When I told Sierra Vista Herald interim Managing Editor Liz Manring how much I liked this Oct. 7 front page, her response was: “This one? Really?”
Liz and her staff are perfectionists. A “perfect” front page would undoubtedly consist entirely of well researched staff-written stories full of context and bursting with art. This is not really that page.
“I don’t know that this is the best example of our best work,” she wrote to me in an email.
I agree, but that wasn’t the point I was making. As a news editor, every day my reach exceeds my grasp. I always want to produce a better newspaper than I do, and frankly that is one of the things that has always appealed to me about newspapering. Tomorrow is always a day away and that means I have another chance right around the corner.
What I liked about this page is that Liz and her staff made the most of what they had that day. And there was planning involved that might not be evident. …Liz says her philosophy is to plan a good centerpiece with compelling art and an interesting issue-oriented piece for every edition and then to flow the breaking stuff around that.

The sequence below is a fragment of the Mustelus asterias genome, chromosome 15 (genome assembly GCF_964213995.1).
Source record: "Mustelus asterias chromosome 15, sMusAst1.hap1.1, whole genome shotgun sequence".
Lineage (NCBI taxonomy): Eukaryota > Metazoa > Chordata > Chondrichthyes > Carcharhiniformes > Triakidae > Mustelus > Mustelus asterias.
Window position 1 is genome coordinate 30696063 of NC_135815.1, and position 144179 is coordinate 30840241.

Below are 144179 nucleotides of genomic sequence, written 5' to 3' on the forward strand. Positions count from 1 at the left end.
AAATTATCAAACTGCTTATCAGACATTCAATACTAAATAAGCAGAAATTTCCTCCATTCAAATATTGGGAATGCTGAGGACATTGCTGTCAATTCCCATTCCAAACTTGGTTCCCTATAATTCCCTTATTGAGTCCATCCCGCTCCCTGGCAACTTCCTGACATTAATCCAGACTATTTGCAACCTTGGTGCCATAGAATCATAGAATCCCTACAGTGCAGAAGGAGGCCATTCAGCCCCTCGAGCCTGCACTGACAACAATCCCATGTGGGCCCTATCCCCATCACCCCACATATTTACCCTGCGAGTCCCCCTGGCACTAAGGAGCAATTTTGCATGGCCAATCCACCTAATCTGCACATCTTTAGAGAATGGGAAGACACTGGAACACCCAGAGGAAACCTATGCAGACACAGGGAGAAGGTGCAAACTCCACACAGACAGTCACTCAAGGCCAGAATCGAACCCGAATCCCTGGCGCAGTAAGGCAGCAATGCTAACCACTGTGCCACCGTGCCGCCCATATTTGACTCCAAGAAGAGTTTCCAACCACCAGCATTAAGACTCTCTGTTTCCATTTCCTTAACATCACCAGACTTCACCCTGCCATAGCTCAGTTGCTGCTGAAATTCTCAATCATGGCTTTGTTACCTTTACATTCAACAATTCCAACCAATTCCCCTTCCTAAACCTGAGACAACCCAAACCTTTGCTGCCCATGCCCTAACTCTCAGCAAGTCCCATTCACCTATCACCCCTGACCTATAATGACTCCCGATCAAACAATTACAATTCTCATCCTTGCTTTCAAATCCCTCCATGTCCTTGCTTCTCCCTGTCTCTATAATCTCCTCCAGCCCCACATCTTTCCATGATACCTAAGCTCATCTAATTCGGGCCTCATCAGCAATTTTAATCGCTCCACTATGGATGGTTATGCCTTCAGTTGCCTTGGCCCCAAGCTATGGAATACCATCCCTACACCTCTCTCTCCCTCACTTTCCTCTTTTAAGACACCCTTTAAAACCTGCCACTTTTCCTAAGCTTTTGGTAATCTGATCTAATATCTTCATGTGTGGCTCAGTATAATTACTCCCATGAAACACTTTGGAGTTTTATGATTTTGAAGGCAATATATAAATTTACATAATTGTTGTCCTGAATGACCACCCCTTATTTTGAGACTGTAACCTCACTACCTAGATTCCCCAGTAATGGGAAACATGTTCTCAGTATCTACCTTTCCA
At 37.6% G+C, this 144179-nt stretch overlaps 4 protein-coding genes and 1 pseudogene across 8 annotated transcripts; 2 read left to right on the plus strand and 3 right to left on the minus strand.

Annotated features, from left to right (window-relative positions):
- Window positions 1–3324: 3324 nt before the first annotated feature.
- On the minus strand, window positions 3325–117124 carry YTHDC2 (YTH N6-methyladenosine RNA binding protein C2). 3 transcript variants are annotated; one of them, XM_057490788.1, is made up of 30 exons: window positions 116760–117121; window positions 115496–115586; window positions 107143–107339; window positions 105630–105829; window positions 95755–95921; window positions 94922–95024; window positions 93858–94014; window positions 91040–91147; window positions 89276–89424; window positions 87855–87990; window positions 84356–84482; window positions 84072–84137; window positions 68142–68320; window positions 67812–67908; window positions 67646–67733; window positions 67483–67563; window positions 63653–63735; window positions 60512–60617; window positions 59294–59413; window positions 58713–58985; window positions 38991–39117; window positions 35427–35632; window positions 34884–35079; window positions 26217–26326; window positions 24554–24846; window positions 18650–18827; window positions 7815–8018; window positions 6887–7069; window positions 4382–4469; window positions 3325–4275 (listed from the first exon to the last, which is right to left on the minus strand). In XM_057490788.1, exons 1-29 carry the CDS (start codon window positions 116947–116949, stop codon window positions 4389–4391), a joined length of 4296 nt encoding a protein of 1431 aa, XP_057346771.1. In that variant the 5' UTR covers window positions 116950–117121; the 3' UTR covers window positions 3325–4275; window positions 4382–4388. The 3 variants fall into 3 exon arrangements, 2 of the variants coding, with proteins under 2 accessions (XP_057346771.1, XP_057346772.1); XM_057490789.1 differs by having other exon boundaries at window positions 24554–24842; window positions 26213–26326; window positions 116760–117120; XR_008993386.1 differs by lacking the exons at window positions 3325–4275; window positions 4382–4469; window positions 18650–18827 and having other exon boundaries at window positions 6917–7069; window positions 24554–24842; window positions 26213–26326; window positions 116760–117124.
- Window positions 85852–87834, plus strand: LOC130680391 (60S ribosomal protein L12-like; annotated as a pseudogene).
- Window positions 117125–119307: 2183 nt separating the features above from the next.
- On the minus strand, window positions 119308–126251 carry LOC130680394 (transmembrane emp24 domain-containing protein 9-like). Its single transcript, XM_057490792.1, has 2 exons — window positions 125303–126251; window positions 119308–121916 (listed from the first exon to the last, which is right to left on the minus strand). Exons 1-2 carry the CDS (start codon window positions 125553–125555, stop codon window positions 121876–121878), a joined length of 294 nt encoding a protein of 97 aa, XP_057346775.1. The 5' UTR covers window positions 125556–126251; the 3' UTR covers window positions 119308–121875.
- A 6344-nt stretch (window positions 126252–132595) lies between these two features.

Well, Liz would be the first to say that didn’t come together on this particular day. A reporter missed the features deadline and the story of Steve Troncale and his historic preservation became available for a subsequent centerpiece. From there, she assembled the treefrog story, which she harvested from the nearby Nogales International. She ran the Benson Pony Express story on the front page because it was interesting and had regional import.
I’m not a fan of AP stories on our front pages and neither is Liz. But if you have to run one in Sierra Vista, Ariz., this is the one to run. The border is always a hot topic in that part of Arizona.
These are the day-to-day editing decisions that string together to make a career. If these fine ships of the Fourth Estate ran themselves, we wouldn’t be necessary. The mark of a good captain is what she does when the thing lists a little bit. This is a fine save on a day when the boat could have taken on water.
Plan a centerpiece and an issue-oriented piece for each edition. Mine other sources, such as sister papers. Make thoughtful decisions with wire. Have art every day. Do all that and you will never produce a bad newspaper.